Home About Chat Users Issues Party Candidates Polling Firms Media News Polls Calendar Key Races United States President Senate House Governors International

New User Account
"A historical political resource." 
Email: Password:

  G.O.P. Fumes as Indiana Recount Is Backed
NEWS DETAILS
Parent(s) Race 
ContributorChronicler 
Last EditedChronicler  Apr 15, 2007 09:38am
Logged 0
CategoryNews
News DateWednesday, April 24, 1985 03:00:00 PM UTC0:0
Description[New York Times]

By Stephen Engelberg

Washington DC - House Republican leaders warned Speaker Thomas P. OP'Neill that their party would disrupt the House if a disputed Indiana seat was awarded to the Democrat.

At a meeting of nearly two hours, Republican leaders told their Democratic counterparts "It will not be business as usual," according to Trent Lott, the Republican whip. "We didn't frame it as threats or hysteria," he said. "We just said actions will be taken. We didn't specify this or that..."

An aide to the House Democratic leadership said, however, that O'Neill and his colleagues remained determined to seat the incumbent Democrat, Frank McCloskey. Last week, a recount conducted by a House panel concluded that McCloskey had defeated the Republican, Rick McIntyre, by four votes ...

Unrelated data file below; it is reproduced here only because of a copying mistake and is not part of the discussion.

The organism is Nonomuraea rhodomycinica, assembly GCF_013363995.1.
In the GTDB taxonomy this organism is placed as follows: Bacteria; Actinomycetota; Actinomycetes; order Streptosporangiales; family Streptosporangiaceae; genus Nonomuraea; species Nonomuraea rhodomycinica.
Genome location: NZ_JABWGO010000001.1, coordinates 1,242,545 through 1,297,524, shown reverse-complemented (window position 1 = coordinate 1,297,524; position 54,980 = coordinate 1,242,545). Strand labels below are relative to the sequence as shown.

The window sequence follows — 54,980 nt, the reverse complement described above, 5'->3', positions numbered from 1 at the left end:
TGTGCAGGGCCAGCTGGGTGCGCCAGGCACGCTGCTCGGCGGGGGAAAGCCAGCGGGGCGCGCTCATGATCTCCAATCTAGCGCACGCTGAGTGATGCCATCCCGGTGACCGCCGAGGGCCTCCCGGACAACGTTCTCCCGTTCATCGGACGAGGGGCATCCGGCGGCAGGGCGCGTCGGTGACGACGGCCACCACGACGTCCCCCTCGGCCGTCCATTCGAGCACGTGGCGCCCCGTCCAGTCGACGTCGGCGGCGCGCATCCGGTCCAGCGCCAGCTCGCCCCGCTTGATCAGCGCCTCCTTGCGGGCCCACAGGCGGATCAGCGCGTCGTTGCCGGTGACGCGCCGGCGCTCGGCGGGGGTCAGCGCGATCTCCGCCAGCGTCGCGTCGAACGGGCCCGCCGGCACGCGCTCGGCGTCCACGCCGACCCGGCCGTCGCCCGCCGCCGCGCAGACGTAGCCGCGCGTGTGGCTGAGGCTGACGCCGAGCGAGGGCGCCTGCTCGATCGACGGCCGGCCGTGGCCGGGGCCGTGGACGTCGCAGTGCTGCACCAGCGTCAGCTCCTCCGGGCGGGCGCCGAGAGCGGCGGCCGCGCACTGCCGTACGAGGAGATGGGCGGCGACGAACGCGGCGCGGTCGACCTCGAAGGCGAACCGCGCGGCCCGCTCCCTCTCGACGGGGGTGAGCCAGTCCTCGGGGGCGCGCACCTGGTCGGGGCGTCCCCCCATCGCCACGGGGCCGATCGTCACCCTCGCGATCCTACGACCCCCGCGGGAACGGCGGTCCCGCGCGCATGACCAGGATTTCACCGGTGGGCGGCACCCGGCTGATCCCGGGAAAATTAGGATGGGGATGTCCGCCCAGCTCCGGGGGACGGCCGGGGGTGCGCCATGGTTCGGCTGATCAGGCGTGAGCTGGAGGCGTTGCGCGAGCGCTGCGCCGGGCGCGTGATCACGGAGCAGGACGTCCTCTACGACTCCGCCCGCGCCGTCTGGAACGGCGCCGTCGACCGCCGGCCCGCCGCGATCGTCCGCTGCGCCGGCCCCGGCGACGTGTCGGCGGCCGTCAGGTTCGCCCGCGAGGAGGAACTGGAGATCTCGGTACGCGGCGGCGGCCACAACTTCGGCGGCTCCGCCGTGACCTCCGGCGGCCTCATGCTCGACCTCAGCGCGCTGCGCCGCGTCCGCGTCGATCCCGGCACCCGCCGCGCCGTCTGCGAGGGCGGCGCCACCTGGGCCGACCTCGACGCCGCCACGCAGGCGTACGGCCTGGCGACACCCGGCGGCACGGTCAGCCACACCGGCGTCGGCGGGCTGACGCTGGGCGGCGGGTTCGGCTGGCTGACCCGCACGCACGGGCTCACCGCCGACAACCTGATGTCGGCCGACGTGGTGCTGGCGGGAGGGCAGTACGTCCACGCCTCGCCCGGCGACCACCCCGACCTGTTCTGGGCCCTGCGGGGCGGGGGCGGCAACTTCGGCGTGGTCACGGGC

The Democratic aide said that the Democrats' position in the meeting with the Republican leaders was "You guys got your people fired up. The solution is the nonpartisan recount, and we're going to stick by it."

Earlier in the day, the House Committee on Administration voted 12 to 0 to approve the recount despite complaints by Republicans that the panel's decisions had been unfair and partisan. The committee's seven Republicans stormed out of the room rather than be recorded on a roll-call vote to send a motion seating McCloskey to the full House.

"We were told in no uncertain terms that we don't count," said Rep. William M. Thomas of California, the lone Republican on the three-member panel that directed the recount in Indiana. "Why stick around and record a vote when you don't count?" ...

[Over the past two days] Republicans delivered speeches late into the night after the House completed its official business. The speakers included representatives from all wings of the Republican Party and included moderates like Rep. Dick Cheney of Wyoming, who had not previously been associated with the partisan warfare waged by more conservative members of the party.
Share

NEWS
Date Category Headline Article Contributor

DISCUSSION